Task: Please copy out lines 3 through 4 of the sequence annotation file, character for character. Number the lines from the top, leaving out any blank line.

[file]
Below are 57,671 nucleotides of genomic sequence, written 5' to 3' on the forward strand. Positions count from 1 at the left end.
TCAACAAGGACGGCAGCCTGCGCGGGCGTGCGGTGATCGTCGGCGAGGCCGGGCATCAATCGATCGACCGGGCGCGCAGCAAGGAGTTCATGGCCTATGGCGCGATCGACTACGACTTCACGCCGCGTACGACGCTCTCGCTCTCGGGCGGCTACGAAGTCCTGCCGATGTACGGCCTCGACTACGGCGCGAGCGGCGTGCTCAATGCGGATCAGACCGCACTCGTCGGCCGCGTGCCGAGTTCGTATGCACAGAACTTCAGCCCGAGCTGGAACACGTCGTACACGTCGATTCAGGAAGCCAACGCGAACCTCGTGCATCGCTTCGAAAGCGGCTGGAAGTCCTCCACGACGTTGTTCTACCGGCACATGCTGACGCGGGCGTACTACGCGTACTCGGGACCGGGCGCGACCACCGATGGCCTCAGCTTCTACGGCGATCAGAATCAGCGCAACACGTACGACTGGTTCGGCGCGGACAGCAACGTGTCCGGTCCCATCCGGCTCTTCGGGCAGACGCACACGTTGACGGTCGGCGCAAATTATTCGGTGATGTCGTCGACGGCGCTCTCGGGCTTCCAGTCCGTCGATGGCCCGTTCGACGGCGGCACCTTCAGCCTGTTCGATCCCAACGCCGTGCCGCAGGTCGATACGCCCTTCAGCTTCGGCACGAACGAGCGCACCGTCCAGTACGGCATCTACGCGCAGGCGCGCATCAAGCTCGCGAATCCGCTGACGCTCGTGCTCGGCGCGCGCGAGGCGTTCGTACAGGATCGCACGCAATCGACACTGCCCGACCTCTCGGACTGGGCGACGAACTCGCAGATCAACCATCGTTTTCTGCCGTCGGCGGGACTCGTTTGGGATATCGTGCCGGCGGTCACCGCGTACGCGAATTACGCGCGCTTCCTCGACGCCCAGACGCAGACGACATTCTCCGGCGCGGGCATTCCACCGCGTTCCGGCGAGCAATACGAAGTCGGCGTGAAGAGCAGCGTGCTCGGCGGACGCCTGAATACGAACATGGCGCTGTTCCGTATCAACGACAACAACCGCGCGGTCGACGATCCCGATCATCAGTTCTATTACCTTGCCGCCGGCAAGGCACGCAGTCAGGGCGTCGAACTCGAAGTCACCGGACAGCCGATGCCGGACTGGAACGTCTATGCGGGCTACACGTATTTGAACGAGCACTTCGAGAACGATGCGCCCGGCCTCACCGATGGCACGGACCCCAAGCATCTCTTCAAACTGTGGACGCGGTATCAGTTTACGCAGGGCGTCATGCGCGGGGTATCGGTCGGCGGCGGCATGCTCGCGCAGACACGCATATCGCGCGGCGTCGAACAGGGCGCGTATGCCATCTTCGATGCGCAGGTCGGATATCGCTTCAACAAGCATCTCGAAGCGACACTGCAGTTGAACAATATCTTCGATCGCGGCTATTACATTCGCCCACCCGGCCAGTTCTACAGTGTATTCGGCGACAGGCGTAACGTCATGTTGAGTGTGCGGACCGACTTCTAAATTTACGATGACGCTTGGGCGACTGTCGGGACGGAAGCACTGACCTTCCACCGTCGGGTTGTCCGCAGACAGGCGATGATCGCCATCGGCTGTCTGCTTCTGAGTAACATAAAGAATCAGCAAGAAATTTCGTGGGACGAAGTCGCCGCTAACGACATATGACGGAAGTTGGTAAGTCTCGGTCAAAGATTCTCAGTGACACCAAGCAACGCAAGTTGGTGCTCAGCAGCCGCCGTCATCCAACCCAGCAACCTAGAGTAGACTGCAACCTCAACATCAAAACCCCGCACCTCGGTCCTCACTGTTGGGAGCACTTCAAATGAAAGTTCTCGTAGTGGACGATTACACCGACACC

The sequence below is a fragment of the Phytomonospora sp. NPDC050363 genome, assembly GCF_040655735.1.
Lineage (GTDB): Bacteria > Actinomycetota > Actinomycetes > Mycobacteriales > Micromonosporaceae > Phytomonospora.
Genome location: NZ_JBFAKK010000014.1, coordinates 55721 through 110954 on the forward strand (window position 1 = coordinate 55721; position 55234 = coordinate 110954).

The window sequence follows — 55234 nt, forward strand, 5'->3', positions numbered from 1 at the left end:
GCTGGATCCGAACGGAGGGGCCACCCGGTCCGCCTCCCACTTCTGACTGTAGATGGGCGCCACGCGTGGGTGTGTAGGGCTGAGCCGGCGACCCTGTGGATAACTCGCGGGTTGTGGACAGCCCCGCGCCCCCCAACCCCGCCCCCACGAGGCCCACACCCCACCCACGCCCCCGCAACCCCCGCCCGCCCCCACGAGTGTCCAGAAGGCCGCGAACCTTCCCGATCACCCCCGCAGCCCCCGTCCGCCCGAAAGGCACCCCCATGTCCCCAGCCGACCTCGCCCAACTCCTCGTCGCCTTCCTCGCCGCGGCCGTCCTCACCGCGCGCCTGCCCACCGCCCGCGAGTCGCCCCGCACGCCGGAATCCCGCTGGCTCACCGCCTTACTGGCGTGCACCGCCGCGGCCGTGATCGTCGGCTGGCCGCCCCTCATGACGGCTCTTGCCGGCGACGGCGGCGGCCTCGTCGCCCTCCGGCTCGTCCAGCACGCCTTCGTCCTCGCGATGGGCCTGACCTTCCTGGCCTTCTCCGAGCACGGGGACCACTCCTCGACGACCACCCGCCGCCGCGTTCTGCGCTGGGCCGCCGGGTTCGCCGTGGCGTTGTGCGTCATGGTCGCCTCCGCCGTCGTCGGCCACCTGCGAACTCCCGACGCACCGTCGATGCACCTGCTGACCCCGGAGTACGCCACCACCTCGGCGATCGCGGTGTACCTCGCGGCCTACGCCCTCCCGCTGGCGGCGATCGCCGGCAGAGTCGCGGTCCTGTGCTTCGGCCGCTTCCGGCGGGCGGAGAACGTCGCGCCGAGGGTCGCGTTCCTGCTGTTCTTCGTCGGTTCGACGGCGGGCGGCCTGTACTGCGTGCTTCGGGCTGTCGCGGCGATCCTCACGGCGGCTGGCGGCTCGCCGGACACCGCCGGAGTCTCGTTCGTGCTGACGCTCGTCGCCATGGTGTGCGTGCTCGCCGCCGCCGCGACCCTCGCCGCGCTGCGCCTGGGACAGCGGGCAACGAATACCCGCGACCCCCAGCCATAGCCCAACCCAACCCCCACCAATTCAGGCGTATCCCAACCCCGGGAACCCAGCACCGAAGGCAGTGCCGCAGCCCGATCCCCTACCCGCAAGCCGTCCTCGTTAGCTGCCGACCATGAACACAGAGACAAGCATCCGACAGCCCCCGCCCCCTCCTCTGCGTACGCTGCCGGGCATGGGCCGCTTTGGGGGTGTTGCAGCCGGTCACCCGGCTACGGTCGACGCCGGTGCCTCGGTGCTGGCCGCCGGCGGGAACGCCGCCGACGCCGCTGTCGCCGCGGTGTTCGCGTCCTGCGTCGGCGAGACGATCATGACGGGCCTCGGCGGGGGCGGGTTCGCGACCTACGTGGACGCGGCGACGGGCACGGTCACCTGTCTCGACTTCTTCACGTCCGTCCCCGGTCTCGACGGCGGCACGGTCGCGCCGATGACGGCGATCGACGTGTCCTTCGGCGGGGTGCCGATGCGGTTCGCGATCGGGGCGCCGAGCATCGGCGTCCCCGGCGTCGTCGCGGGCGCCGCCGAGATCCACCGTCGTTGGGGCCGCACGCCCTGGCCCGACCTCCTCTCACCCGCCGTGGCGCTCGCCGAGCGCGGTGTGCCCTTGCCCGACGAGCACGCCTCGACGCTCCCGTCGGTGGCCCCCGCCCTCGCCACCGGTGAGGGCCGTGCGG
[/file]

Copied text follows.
The sequence below is a fragment of the Phytomonospora sp. NPDC050363 genome, assembly GCF_040655735.1.
Lineage (GTDB): Bacteria > Actinomycetota > Actinomycetes > Mycobacteriales > Micromonosporaceae > Phytomonospora.